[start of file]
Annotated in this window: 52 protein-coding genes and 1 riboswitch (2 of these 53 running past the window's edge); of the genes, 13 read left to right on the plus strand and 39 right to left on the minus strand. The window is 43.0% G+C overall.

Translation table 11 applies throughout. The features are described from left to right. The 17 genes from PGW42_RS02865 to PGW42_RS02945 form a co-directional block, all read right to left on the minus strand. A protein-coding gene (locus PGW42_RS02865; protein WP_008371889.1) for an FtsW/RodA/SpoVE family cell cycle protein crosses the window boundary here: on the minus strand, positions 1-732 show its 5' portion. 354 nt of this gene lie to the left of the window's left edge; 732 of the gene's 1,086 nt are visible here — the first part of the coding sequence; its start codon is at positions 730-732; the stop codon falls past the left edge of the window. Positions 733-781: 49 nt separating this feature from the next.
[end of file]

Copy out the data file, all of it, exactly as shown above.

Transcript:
Annotated in this window: 52 protein-coding genes and 1 riboswitch (2 of these 53 running past the window's edge); of the genes, 13 read left to right on the plus strand and 39 right to left on the minus strand. The window is 43.0% G+C overall.

Translation table 11 applies throughout. The features are described from left to right. The 17 genes from PGW42_RS02865 to PGW42_RS02945 form a co-directional block, all read right to left on the minus strand. A protein-coding gene (locus PGW42_RS02865; protein WP_008371889.1) for an FtsW/RodA/SpoVE family cell cycle protein crosses the window boundary here: on the minus strand, positions 1-732 show its 5' portion. 354 nt of this gene lie to the left of the window's left edge; 732 of the gene's 1,086 nt are visible here — the first part of the coding sequence; its start codon is at positions 730-732; the stop codon falls past the left edge of the window. Positions 733-781: 49 nt separating this feature from the next.